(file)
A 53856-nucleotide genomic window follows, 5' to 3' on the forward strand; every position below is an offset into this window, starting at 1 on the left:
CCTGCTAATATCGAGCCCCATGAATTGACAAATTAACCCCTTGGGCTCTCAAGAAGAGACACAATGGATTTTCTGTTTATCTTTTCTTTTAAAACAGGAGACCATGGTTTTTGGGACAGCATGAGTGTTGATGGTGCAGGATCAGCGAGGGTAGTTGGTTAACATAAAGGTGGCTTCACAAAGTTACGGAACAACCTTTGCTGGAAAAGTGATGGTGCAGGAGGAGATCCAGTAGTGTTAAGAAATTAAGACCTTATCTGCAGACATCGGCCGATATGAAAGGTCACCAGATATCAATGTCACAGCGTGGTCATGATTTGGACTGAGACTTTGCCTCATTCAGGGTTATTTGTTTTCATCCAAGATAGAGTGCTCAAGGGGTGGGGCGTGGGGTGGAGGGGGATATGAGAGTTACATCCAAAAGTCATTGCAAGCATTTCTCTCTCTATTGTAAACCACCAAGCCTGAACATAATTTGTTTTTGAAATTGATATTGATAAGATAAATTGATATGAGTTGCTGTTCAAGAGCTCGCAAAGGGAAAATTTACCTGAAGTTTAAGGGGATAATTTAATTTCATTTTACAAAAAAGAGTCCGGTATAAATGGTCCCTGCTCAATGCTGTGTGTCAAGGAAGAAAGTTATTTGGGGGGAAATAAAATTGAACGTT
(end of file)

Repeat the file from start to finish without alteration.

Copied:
A 53856-nucleotide genomic window follows, 5' to 3' on the forward strand; every position below is an offset into this window, starting at 1 on the left:
CCTGCTAATATCGAGCCCCATGAATTGACAAATTAACCCCTTGGGCTCTCAAGAAGAGACACAATGGATTTTCTGTTTATCTTTTCTTTTAAAACAGGAGACCATGGTTTTTGGGACAGCATGAGTGTTGATGGTGCAGGATCAGCGAGGGTAGTTGGTTAACATAAAGGTGGCTTCACAAAGTTACGGAACAACCTTTGCTGGAAAAGTGATGGTGCAGGAGGAGATCCAGTAGTGTTAAGAAATTAAGACCTTATCTGCAGACATCGGCCGATATGAAAGGTCACCAGATATCAATGTCACAGCGTGGTCATGATTTGGACTGAGACTTTGCCTCATTCAGGGTTATTTGTTTTCATCCAAGATAGAGTGCTCAAGGGGTGGGGCGTGGGGTGGAGGGGGATATGAGAGTTACATCCAAAAGTCATTGCAAGCATTTCTCTCTCTATTGTAAACCACCAAGCCTGAACATAATTTGTTTTTGAAATTGATATTGATAAGATAAATTGATATGAGTTGCTGTTCAAGAGCTCGCAAAGGGAAAATTTACCTGAAGTTTAAGGGGATAATTTAATTTCATTTTACAAAAAAGAGTCCGGTATAAATGGTCCCTGCTCAATGCTGTGTGTCAAGGAAGAAAGTTATTTGGGGGGAAATAAAATTGAACGTT